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Rojas v. Township of North Bergen

A-6672-97T5 (N.J. Super. App. Div. 1999) (Unpublished)

ZONING; PRIOR USE—When an ordinance grants an owner the irrebutable presumption that a non-conforming use existed prior to a given date upon a showing that it existed on that date itself, a municipality can not require the owner to prove that the building also conformed with the building code on that date.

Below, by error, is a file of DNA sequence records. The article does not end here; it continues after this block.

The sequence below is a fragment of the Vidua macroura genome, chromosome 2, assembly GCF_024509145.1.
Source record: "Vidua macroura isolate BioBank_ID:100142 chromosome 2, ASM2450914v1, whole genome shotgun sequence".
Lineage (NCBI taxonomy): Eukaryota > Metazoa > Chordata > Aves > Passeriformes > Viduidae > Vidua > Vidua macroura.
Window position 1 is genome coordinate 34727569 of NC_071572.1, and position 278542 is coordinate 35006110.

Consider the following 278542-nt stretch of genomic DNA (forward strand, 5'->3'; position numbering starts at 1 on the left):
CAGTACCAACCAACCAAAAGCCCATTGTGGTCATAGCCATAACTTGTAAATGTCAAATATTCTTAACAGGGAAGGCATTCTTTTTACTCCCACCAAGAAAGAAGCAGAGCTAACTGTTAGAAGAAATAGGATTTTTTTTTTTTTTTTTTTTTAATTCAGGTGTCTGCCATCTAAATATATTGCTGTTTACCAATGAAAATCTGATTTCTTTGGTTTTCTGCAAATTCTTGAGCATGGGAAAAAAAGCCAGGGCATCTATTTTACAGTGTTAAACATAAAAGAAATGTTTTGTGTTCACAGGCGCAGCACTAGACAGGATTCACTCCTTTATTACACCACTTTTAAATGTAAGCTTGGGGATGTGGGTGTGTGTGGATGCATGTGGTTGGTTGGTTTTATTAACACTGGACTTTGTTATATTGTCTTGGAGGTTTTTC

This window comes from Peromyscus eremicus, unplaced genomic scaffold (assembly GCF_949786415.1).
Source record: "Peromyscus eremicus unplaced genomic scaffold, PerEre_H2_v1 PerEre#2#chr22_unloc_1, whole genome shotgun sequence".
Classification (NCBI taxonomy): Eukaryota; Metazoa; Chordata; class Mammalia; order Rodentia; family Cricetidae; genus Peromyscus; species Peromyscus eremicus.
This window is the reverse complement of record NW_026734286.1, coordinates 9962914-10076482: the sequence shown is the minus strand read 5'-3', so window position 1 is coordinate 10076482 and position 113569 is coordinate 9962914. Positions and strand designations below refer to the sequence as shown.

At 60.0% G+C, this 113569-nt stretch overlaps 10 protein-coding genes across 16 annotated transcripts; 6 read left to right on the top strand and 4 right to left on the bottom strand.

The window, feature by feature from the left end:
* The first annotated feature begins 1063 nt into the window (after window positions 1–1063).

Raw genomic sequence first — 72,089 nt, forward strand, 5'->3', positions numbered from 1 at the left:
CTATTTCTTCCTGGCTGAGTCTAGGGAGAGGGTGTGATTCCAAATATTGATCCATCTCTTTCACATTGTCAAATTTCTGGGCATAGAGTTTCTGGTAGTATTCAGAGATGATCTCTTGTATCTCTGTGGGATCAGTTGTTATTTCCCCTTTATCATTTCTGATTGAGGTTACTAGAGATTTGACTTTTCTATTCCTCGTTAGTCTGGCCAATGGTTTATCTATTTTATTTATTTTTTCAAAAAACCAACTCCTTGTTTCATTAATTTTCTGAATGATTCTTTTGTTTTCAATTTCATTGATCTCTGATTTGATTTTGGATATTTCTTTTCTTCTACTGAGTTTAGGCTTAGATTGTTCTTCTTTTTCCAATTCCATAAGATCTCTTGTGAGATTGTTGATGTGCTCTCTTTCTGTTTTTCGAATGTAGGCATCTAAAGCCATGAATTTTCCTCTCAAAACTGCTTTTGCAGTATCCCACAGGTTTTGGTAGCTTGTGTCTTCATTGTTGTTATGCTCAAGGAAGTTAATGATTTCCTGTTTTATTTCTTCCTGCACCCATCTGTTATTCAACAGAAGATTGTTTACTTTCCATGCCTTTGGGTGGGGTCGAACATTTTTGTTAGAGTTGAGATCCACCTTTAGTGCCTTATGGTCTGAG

A municipality, recognizing that its records made it almost impossible for a landowner to prove what was the permitted use at any time, particularly as to non-conforming uses, adopted an ordinance which provided: “[a] lawful pre-existing, non-conforming use with regard to the number of units in a residential building shall be irrebutably presumed to exist upon proof that the non-conformance existed on or before January 1, 1969.” Essentially, this ordinance created an “irrebutable presumption” based on the municipality’s 1968 revaluation records. According to those records, in 1968, a property owner’s dwelling was listed as a three-family dwelling. Despite that fact, the municipality argued that the property owner could not rely on the presumption because it did not prove that, in 1968, the building conformed with various code provisions. The lower court held in favor of the property owner because the ordinance, “pursuant to its own terms, granted an irrebutable presumption” that the home in question was a “lawful pre-existing, non-conforming use.” The lower court then considered whether a basement apartment had been abandoned. The property owner presented testimony that the basement apartment was essentially rented continuously and also provided testimony that there had always been a kitchen in the basement apartment. In fact, the apartment was vacant for only approximately one month when it was being redecorated. The lower court was satisfied that the short, temporary, discontinued use of the basement apartment was not an abandonment. The Appellate Division upheld the lower court’s finding and also held that the property owner did not first have to file an appeal to the municipality’s zoning board before asking a court to adjudicate the issue.


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